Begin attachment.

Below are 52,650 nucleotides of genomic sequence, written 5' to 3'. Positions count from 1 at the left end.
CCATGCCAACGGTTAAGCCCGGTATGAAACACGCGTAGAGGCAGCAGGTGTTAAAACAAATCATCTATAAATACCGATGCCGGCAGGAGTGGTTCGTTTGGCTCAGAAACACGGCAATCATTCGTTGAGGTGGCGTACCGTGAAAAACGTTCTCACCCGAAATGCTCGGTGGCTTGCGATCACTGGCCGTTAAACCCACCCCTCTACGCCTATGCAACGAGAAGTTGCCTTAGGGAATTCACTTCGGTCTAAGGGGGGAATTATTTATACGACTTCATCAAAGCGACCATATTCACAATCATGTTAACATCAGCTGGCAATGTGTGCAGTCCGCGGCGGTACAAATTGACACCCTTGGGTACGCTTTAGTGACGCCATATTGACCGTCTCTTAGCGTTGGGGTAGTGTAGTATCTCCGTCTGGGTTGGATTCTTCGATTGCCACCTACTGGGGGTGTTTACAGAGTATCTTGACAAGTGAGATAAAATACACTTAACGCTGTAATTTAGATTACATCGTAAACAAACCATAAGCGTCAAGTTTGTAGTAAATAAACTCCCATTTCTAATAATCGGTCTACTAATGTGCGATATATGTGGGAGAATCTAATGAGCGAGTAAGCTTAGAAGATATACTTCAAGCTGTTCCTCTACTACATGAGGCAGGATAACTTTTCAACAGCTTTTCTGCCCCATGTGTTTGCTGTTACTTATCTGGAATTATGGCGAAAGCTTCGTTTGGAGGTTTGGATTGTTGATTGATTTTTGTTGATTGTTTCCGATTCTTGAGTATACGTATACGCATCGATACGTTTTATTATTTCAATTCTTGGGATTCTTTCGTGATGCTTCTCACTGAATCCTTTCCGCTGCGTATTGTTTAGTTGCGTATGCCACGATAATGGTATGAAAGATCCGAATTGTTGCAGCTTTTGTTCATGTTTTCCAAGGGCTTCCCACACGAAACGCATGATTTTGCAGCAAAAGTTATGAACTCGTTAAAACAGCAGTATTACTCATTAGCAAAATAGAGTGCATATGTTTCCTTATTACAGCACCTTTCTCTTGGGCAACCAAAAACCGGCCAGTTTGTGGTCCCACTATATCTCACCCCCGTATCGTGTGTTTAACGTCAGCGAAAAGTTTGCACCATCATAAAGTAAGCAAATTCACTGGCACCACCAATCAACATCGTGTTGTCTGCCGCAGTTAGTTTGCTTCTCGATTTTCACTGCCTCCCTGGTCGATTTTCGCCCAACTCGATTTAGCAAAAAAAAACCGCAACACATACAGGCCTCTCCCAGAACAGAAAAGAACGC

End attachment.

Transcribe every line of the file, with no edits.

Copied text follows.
Below are 52,650 nucleotides of genomic sequence, written 5' to 3'. Positions count from 1 at the left end.
CCATGCCAACGGTTAAGCCCGGTATGAAACACGCGTAGAGGCAGCAGGTGTTAAAACAAATCATCTATAAATACCGATGCCGGCAGGAGTGGTTCGTTTGGCTCAGAAACACGGCAATCATTCGTTGAGGTGGCGTACCGTGAAAAACGTTCTCACCCGAAATGCTCGGTGGCTTGCGATCACTGGCCGTTAAACCCACCCCTCTACGCCTATGCAACGAGAAGTTGCCTTAGGGAATTCACTTCGGTCTAAGGGGGGAATTATTTATACGACTTCATCAAAGCGACCATATTCACAATCATGTTAACATCAGCTGGCAATGTGTGCAGTCCGCGGCGGTACAAATTGACACCCTTGGGTACGCTTTAGTGACGCCATATTGACCGTCTCTTAGCGTTGGGGTAGTGTAGTATCTCCGTCTGGGTTGGATTCTTCGATTGCCACCTACTGGGGGTGTTTACAGAGTATCTTGACAAGTGAGATAAAATACACTTAACGCTGTAATTTAGATTACATCGTAAACAAACCATAAGCGTCAAGTTTGTAGTAAATAAACTCCCATTTCTAATAATCGGTCTACTAATGTGCGATATATGTGGGAGAATCTAATGAGCGAGTAAGCTTAGAAGATATACTTCAAGCTGTTCCTCTACTACATGAGGCAGGATAACTTTTCAACAGCTTTTCTGCCCCATGTGTTTGCTGTTACTTATCTGGAATTATGGCGAAAGCTTCGTTTGGAGGTTTGGATTGTTGATTGATTTTTGTTGATTGTTTCCGATTCTTGAGTATACGTATACGCATCGATACGTTTTATTATTTCAATTCTTGGGATTCTTTCGTGATGCTTCTCACTGAATCCTTTCCGCTGCGTATTGTTTAGTTGCGTATGCCACGATAATGGTATGAAAGATCCGAATTGTTGCAGCTTTTGTTCATGTTTTCCAAGGGCTTCCCACACGAAACGCATGATTTTGCAGCAAAAGTTATGAACTCGTTAAAACAGCAGTATTACTCATTAGCAAAATAGAGTGCATATGTTTCCTTATTACAGCACCTTTCTCTTGGGCAACCAAAAACCGGCCAGTTTGTGGTCCCACTATATCTCACCCCCGTATCGTGTGTTTAACGTCAGCGAAAAGTTTGCACCATCATAAAGTAAGCAAATTCACTGGCACCACCAATCAACATCGTGTTGTCTGCCGCAGTTAGTTTGCTTCTCGATTTTCACTGCCTCCCTGGTCGATTTTCGCCCAACTCGATTTAGCAAAAAAAAACCGCAACACATACAGGCCTCTCCCAGAACAGAAAAGAACGC